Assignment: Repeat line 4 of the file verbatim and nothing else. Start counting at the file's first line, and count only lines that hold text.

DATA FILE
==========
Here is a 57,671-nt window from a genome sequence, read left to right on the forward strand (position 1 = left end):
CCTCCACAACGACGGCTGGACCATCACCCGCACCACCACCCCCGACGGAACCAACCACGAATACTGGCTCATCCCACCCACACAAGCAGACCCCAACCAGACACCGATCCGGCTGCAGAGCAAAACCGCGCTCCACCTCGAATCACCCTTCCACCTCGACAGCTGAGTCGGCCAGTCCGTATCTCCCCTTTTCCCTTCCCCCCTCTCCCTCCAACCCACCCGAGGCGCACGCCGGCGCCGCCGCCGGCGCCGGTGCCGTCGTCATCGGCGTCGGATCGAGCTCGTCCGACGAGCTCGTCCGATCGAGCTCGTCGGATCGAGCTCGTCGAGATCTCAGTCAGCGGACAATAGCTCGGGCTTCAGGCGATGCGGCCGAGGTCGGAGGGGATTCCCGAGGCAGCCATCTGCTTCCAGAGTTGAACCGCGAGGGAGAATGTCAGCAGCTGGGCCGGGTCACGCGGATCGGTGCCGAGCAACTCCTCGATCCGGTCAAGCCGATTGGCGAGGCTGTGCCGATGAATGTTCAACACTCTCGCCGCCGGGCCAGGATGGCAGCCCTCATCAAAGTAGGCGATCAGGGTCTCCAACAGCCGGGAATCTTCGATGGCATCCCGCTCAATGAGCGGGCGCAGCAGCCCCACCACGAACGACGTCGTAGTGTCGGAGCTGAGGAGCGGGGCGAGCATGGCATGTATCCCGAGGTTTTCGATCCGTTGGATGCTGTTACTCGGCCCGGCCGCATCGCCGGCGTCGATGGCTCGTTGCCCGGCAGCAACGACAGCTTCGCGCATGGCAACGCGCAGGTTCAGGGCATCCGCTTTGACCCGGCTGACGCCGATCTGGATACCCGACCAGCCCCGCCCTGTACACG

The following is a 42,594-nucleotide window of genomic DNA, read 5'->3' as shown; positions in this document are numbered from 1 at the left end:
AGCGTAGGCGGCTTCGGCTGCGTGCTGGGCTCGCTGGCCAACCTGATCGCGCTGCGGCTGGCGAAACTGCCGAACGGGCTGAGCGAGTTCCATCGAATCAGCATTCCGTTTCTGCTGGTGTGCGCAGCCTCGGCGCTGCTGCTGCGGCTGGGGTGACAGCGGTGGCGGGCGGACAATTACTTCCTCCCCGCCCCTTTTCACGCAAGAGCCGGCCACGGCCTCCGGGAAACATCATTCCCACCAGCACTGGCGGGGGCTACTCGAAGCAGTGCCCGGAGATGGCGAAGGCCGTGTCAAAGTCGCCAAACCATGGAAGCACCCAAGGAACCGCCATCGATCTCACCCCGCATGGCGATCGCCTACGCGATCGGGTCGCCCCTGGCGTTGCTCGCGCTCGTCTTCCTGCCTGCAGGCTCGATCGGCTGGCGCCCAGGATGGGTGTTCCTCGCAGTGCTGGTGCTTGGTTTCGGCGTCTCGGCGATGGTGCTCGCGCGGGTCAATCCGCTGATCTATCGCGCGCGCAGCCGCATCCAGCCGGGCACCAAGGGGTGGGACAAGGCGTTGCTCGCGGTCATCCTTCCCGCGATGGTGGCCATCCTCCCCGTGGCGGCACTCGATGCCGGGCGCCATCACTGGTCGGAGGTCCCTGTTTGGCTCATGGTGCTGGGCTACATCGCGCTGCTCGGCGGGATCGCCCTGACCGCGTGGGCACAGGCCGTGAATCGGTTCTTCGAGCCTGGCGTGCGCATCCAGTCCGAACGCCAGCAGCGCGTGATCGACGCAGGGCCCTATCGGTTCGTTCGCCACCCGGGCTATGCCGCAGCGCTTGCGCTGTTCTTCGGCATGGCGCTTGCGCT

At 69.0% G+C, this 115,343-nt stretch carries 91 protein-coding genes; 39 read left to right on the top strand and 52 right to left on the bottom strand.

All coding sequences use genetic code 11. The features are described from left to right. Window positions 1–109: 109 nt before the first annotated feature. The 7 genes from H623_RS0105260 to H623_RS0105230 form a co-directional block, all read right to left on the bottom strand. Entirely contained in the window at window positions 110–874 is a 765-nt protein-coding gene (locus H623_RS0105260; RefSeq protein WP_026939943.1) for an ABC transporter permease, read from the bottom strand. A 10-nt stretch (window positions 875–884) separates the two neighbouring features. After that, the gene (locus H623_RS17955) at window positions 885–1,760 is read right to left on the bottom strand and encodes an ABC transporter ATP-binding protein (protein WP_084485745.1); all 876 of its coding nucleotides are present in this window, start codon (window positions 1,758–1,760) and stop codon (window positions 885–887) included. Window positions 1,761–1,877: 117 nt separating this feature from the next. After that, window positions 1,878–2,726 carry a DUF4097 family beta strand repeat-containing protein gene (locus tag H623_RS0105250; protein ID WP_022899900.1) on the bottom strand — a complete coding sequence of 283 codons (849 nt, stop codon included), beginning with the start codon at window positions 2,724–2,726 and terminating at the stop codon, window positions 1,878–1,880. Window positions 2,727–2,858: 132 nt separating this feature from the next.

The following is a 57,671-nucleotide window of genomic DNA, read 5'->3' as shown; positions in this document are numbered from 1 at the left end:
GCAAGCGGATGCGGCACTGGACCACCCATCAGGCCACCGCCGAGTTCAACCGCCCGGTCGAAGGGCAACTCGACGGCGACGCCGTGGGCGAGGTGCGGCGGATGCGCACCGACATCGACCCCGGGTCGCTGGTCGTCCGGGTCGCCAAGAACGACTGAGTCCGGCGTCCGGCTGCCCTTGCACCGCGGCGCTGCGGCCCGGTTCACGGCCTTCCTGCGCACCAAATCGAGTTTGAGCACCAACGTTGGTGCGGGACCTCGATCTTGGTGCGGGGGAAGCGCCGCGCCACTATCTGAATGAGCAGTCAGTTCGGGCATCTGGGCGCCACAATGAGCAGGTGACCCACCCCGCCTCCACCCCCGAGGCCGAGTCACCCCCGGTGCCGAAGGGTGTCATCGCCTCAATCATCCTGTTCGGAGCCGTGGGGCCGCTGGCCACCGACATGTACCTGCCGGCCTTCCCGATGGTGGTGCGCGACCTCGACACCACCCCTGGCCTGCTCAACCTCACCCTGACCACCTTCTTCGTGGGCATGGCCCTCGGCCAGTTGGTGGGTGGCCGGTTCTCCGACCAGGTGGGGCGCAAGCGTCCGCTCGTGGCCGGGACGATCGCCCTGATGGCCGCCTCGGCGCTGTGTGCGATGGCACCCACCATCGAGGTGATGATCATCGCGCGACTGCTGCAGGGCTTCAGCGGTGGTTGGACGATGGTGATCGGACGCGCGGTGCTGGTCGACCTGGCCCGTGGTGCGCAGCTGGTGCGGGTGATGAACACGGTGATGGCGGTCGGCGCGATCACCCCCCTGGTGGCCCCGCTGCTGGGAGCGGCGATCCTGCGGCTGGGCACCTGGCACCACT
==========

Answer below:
AGCGTAGGCGGCTTCGGCTGCGTGCTGGGCTCGCTGGCCAACCTGATCGCGCTGCGGCTGGCGAAACTGCCGAACGGGCTGAGCGAGTTCCATCGAATCAGCATTCCGTTTCTGCTGGTGTGCGCAGCCTCGGCGCTGCTGCTGCGGCTGGGGTGACAGCGGTGGCGGGCGGACAATTACTTCCTCCCCGCCCCTTTTCACGCAAGAGCCGGCCACGGCCTCCGGGAAACATCATTCCCACCAGCACTGGCGGGGGCTACTCGAAGCAGTGCCCGGAGATGGCGAAGGCCGTGTCAAAGTCGCCAAACCATGGAAGCACCCAAGGAACCGCCATCGATCTCACCCCGCATGGCGATCGCCTACGCGATCGGGTCGCCCCTGGCGTTGCTCGCGCTCGTCTTCCTGCCTGCAGGCTCGATCGGCTGGCGCCCAGGATGGGTGTTCCTCGCAGTGCTGGTGCTTGGTTTCGGCGTCTCGGCGATGGTGCTCGCGCGGGTCAATCCGCTGATCTATCGCGCGCGCAGCCGCATCCAGCCGGGCACCAAGGGGTGGGACAAGGCGTTGCTCGCGGTCATCCTTCCCGCGATGGTGGCCATCCTCCCCGTGGCGGCACTCGATGCCGGGCGCCATCACTGGTCGGAGGTCCCTGTTTGGCTCATGGTGCTGGGCTACATCGCGCTGCTCGGCGGGATCGCCCTGACCGCGTGGGCACAGGCCGTGAATCGGTTCTTCGAGCCTGGCGTGCGCATCCAGTCCGAACGCCAGCAGCGCGTGATCGACGCAGGGCCCTATCGGTTCGTTCGCCACCCGGGCTATGCCGCAGCGCTTGCGCTGTTCTTCGGCATGGCGCTTGCGCT